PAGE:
Nerd Nite Presents
“The Streets of Philadelphia!”
This Thursday, February 10th at the Field House, upstairs. Doors at 7:30, the show starts at 8:00. Come learn some new stories about the City of Brotherly Love. We’ve got history, trees and a mystery! The $5 cover gets you cheap drinks and two hours of excellent nerdosity.
“A photographic tour of Gray’s Ferry and its environs: 1700 – 1950” by Josh Nims, Operations Manager, Schuylkill River Development Corporation
A short review of the changes wrought on the Gray’s Ferry segment of the tidal Schuylkill River by the cruellest and filthiest beasts of Industry: railroads, road builders, paint factories, and animal slaughterhouses. Find yourself aghast at the serenity and verdure of 18th Century Gray’s Ferry trounced immeasurably by the pollution of greed. A relatively happy ending will also be provided.
Bio: Hailing from the Deep South, Josh moved to Philadelphia in 1997 to attend Temple Law School. He is now the Operations Manager for Schuylkill River Development Corporation, a public-private partnership that is implementing economic, recreational, environmental and cultural improvements on the lower (tidal) Schuylkill River between the Fairmount Dam and the Delaware River. Josh manages the maintenance, volunteer, and individual giving programs for the trail and greenway along the tidal Schuylkill. His job is a daily mix of city and community politics, science and architecture, basic custodial services, people management, and historical analysis. Josh is also the founder and board chair of Franklin’s Paine Skatepark Fund, Inc., which is developing the Paine’s Park project on Schuylkill Banks near the Philadelphia Museum of Art and is creating smaller facilities across the City pursuant to a Master Plan for Philadelphia Skateboarding. Josh is married to fellow nerd, Noelle Dames, who currently manages a low-income CSA program (LIFE) and the Kensington Community Kitchen for Greensgrow Farm. They have an awesome daughter, Juniper, and reside in NW Philadelphia.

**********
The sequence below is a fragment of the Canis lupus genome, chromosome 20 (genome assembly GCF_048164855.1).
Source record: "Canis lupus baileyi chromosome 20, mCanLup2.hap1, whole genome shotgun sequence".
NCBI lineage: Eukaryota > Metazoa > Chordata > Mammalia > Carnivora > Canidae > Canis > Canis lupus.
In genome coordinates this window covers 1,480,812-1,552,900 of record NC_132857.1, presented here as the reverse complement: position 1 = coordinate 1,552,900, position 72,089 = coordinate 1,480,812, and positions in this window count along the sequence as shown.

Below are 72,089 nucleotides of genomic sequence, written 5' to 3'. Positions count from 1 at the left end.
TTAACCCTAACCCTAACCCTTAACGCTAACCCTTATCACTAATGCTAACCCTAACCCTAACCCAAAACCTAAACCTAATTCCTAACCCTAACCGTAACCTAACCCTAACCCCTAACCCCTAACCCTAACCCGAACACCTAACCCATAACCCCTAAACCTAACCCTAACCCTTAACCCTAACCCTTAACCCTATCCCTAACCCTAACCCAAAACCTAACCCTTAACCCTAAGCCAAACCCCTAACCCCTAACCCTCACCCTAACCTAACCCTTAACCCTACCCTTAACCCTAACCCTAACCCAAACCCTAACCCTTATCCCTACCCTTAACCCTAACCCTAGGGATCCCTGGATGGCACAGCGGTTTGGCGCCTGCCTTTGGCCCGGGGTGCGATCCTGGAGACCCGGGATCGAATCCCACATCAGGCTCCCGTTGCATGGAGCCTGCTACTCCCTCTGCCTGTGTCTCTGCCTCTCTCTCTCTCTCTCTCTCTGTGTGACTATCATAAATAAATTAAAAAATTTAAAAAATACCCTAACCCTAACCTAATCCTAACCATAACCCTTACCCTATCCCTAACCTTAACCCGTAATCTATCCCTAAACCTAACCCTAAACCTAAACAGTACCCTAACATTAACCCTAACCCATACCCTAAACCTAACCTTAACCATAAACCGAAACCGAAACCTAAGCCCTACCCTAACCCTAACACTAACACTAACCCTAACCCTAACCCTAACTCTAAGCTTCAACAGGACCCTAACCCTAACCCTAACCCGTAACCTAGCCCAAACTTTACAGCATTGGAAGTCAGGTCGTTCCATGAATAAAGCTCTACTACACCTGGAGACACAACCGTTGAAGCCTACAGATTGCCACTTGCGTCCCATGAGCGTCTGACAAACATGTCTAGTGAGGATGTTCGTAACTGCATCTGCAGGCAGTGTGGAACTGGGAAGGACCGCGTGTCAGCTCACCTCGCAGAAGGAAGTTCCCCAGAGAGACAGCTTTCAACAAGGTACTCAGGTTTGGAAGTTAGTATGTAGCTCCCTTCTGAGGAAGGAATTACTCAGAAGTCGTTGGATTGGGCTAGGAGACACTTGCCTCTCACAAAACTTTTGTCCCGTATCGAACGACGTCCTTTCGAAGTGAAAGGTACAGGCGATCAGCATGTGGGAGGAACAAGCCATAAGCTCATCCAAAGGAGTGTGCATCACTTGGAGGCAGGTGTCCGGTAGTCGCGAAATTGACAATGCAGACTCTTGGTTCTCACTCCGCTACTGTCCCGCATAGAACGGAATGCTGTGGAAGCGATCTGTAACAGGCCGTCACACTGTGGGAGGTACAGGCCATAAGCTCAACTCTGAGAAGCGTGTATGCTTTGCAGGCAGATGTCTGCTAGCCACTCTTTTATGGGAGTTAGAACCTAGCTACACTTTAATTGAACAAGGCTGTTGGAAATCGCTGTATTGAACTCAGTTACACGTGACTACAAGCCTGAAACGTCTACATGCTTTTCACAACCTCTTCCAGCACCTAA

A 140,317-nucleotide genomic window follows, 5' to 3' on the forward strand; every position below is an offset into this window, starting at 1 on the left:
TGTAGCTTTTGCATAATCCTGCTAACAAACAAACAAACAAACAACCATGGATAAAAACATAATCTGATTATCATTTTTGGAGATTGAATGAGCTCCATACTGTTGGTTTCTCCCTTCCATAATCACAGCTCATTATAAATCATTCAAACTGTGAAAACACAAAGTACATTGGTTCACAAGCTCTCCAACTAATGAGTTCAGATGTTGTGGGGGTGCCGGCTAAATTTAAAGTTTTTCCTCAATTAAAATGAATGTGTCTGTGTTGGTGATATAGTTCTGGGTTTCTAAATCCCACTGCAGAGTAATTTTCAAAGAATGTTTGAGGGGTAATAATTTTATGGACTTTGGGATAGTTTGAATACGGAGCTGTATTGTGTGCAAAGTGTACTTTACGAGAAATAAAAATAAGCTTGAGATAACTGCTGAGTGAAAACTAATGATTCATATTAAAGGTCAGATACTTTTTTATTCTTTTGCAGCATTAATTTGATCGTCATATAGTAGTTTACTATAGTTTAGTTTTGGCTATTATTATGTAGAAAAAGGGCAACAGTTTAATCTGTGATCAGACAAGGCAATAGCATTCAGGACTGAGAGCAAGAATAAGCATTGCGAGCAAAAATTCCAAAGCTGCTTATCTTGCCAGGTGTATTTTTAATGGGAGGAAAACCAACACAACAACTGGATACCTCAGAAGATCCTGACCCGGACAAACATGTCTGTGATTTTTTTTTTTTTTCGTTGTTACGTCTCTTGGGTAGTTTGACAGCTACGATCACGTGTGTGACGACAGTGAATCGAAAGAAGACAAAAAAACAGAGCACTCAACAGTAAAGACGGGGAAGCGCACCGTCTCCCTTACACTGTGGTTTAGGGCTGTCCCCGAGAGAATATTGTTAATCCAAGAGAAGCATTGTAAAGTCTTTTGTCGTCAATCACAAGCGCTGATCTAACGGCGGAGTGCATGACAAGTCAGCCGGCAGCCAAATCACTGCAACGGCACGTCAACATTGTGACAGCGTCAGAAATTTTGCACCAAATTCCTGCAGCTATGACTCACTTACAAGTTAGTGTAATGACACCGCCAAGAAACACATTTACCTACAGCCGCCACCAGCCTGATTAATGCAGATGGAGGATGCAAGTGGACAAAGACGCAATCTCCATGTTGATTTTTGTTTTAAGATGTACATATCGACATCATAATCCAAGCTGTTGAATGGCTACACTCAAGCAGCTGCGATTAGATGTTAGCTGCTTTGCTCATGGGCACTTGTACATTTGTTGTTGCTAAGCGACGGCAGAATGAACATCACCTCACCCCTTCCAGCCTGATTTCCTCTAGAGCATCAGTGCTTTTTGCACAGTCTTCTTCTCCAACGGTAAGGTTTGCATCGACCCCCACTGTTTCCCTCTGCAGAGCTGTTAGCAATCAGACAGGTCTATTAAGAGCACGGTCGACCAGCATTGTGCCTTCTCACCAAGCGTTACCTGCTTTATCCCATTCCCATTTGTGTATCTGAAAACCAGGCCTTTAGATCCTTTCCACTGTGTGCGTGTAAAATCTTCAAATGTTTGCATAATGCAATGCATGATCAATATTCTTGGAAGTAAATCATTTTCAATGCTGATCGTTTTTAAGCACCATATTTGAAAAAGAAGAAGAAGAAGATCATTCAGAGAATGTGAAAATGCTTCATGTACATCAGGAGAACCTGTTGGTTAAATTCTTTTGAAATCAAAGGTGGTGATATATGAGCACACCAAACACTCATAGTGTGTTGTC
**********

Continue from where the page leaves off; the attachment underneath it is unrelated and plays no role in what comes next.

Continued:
“The Urban Tree Canopy Assessment: Philadelphia Parks and Recreation is so much cooler than you thought” by Sarah Low, Division of Urban Forestry and Ecosystem Management
The City of Philadelphia has taken on an ambitious goal to increase the tree canopy to 30% city wide by 2025. In order to reach that goal, we need to plant 200,000 to 300,000 trees in the next five years. But where? Using remote sensing technology and some fancy modeling, we have been able to figure out where in the city are the best opportunities and the greatest need, so that we can prioritize our efforts.
Bio: Sarah Low holds both Bachelor of Science and Master of Science degrees in Wildlife and Fisheries Conservation, with an emphasis on Watershed Science and Management, from the University of Massachusetts Amherst. As the Director of Spatial Analysis and Conservation Planning for the Urban Forest and Ecosystem Management Division of the Philadelphia Parks & Recreation, she facilitates ecosystem planning. These days Sarah is developing an Urban Forest and Ecosystem Management Plan and helping determine through the use of Geographic Information Systems (GIS) how to best prioritize tree plantings to meet a goal of 300,000 trees planted by 2015.
“Asphalt mosaic tiles of the Toynbee variety and beyond – what they are, and how to make your own” by Justin Duerr, Toynbee Tile Expert
“Toynbee tiles” have been spotted in Philadephia, the eastern seaboard of the US, and several locations in South America since the 1980’s. They are linoleum tile mosaics which are embedded into the asphalt in pedestrian crosswalks. For decades, hundreds of them have cropped up mysteriously, almost all of them bearing the cryptic message “Toynbee Idea/In Kubrick’s ‘2001/Resurrect Dead/On Planet Jupiter.” Despite being investigated in depth and receiving a fair amount of coverage in print media and on the internet, their origin and meaning have remained a mystery. Recently, the medium and technique of making these asphalt mosaics has caught on among street artists, and rashes of new tiles with wildly varying design and messages have begun appearing. Regardless of the identity and motivations of the originator of this street-art technique, it is undeniably an ingenious creative innovation which is only now beginning to spread widely. This talk will focus on both the history of these tiles, the future of the art-form, and will touch briefly on how you can make one of your own. As the original tiles often implored, YOU MUST MAKE AND GLUE TILES!!! YOU!!!
Bio: Justin Duerr is a Toynbee tile scientist and researcher who has studied the Toynbee tile humanities and sciences since 1994. He is also a visual artist and musician, who has created hundreds of pictures and been part of dozens of musical ensembles, many of which have received small amounts of acclaim in isolated pockets of nearly-unknown subcultural niches. Justin was recently featured as lead Toynbee tile scientist in the award-winning feature documentary film “Resurrect Dead: The Mystery of the Toynbee Tiles.”
Featuring: Tragi-comic songs by Charles Latham and comedic storytelling by Will Dean.
February 10, 2011
The Field House
Doors at 7:30, the fun starts at 8
$5 cover gets you food and drink specials
see you there!